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Alameda County Fairgrounds Celebrates Their Own Amazing Women

International Women’s Day is the day we celebrate women across the world, we decided to look at the stories of some amazing women inside our organization who have broken barriers and made the Fairgrounds, Fair and Racing one of the best places in the community.

Jeanne Wasserman is the Director of Racing and the Off Track Betting Facility (Satellite Wagering on horse racing). Jeanne is what I like to call a pioneer in her Industry, an industry typically managed by men.  Jeanne started at the Fairgrounds in 1986 selling racing programs, racing forms, pens and tip sheets.

Fun fact: Jeanne was promoted to Manager of Off-Track Betting (Satellite Wagering on the ponies) on March 8, 1998, International Women’s Day (before IWD existed), go girl.

We asked Jeanne what are you most proud of professionally: Jeanne told us, becoming manager of the OTB, and then becoming the FIRST female Director of Racing in Northern California. Jeanne is incredibly professional and detail oriented, she is known for her “can do” spirit, professionalism, and her top-notch customer service and she has every reason to be proud of that!

What personal accomplishment is Jeanne most proud of:   Raising her two daughters on her own starting when they were only 7 and 2 years old. She bought her first home at 50 years old as a single mother and her “can-do” spirit that has gotten her through life’s toughest challenges.

When asked what advice she would give to her daughters, Jeanne replied:  Remember that you can do anything you set your mind to. Reach for the stars…..keep that “can do” spirit! Do what makes you feel good inside and be happy. Keep the negative people out of your life. I will always love you no matter what.

If you ask anyone a word that described Jeanne I believe they would respond:  DEDICATED

Judy Carrico is the Fair Operations Manager here at the Fairgrounds. What this means in Judy’s words is:  I have every woman’s dream job; I plan a party for 450,000 of my closest friends and spend other people’s money. Judy started working in the Fair industry in 1982 part time and got her first full time gig in 1984 as Fair Operations Manager. We asked Judy:  What is your favorite thing about your job and she replied:  The Fair!  Followed by the week leading up to Fair when everyone is really focused and all of the entertainers, food vendors, and partners show up and get ready to help our community make lasting memories.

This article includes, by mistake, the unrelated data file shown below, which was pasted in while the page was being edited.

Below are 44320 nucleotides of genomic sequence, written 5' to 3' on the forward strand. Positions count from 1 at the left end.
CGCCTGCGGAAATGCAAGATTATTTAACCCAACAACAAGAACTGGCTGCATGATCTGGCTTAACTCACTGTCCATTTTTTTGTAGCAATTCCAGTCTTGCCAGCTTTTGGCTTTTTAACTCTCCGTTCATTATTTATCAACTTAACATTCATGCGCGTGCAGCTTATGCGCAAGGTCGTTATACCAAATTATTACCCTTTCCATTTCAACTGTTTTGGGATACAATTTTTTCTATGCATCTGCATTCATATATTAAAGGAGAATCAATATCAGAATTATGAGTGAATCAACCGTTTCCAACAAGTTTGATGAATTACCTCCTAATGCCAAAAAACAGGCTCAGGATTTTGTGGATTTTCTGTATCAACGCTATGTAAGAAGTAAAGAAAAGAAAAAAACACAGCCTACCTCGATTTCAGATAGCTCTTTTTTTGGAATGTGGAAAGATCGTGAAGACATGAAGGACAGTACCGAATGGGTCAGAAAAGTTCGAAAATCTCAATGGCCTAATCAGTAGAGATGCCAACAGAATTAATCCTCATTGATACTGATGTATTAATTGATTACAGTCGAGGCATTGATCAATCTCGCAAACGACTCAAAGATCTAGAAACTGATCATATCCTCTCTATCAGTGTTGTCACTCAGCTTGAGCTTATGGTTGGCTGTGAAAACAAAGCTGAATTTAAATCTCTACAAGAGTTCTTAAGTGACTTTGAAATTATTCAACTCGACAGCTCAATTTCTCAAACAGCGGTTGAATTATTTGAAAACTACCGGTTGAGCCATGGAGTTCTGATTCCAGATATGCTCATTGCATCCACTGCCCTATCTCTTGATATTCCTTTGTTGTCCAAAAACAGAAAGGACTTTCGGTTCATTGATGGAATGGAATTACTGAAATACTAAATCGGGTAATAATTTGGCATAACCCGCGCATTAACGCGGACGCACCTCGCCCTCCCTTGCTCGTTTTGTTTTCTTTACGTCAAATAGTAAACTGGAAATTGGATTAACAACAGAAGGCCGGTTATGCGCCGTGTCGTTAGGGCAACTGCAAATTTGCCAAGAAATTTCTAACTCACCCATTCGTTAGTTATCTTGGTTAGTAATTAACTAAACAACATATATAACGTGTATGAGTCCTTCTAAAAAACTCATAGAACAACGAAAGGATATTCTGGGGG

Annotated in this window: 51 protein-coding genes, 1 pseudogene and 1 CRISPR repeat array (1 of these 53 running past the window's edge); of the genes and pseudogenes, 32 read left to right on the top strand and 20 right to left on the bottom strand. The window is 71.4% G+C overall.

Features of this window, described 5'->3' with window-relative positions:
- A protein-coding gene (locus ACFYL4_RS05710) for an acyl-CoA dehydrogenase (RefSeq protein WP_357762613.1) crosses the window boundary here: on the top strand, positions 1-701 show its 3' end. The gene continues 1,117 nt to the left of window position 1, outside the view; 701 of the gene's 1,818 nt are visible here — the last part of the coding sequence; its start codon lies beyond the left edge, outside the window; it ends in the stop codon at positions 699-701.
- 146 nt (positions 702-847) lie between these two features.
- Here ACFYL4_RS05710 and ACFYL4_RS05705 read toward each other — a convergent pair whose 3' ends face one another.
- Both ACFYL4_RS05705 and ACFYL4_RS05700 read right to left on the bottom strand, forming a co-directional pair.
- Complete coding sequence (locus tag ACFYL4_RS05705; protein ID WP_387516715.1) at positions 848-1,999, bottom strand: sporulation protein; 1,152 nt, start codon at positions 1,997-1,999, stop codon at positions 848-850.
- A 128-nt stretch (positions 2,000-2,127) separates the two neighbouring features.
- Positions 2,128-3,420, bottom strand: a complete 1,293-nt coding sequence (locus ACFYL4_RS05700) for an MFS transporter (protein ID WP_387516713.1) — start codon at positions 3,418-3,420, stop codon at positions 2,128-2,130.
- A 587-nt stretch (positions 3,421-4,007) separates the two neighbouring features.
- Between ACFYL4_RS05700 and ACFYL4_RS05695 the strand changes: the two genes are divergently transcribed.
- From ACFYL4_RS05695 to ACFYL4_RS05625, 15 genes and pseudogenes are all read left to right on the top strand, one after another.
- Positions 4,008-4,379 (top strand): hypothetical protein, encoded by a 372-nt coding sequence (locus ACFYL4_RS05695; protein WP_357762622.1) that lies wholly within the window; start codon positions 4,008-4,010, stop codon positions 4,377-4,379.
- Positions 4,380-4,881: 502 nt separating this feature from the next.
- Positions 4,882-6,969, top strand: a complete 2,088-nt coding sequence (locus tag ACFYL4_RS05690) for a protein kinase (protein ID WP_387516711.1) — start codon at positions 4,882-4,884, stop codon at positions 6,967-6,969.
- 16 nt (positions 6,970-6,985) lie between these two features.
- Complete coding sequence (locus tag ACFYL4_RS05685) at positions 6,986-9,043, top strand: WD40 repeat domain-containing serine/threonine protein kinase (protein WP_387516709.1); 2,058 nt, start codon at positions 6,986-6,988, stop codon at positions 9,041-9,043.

A big part of Judy’s job is buying entertainment for the annual Fair, yes, it seems like so much fun, but all of us at the Fairgrounds have an opinion on what we want to hear. Judy has a huge task of bringing talent that fills the house or the FAIR! Judy has worked for years with our talent booking team and can teach each of us a thing or two about how booking entertainment over the years has changed. She gracefully gives all of us an education on the fact that entertainers no longer want to perform two shows a night and how music festivals have changed the industry.

Judy has great advice for any woman considering entering the Fair industry; FIND A MENTOR!  I could not agree more. Find someone to help guide you, outside of your organization to learn about what other fairs, festivals and events are doing. Volunteer at other Fairs or go visit to learn what they are doing – you will learn a lot!

We asked Judy, what is something people would never expect that you do at work?  I had no idea how she would answer and she surprised me when she said:  We had a lunchtime knitting session for employees, not sure any of our team now would remember that. I am begging Judy to make knitting cool again.

Judy’s philosophy to Fair when communicating to our teams is this:  It’s Fair, its fun…We are not curing cancer, we are creating family memories. We are the only ones who know if something is not perfect. The gates will open whether we are ready or not. She definitely helps us keep things in perspective.

Beth Wilcox, started at the Fairgrounds in 2009 and started in Exhibits working in the Antiques Department, she has worked in HR, the front desk, but has made Maintenance her home base.  Beth works in the largest operating department on the property and is one of only two women who I like to think keeps the ship steering in the right direction. Beth has gained respect across the organization because she is fair, cool, calm and collected at all times.

We asked Beth what she loves about her job and like many at the Fairgrounds she said:  It is never the same thing twice. Even though Fair happens every year and we do some events year after year, we have new opportunities with each one.

The most challenging thing Beth faces is balancing the needs of property against limited resources. Being a part of the Maintenance team Beth sees first-hand what often people don’t think of like after the annual Fair how are we going to get the grass back to the luscious green we have all come to love.

Beth’s advice to women who are considering coming into the Fair industry or any industry is spot-on:  Enjoy the moments, be prepared to think on your feet, and creativity can solve so many challenges and issues.

We were surprised to find out (and we work with Beth everyday) that she is the licensed Water Operator for ACAFA. We have two wells on grounds and she manages the distribution and treatment of the water.

Today is a day celebrated around the world honoring women who have broken barriers and we honor and celebrate Jeanne, Judy and Beth. Thank you for your commitment to the Fair, Racing and our mission.


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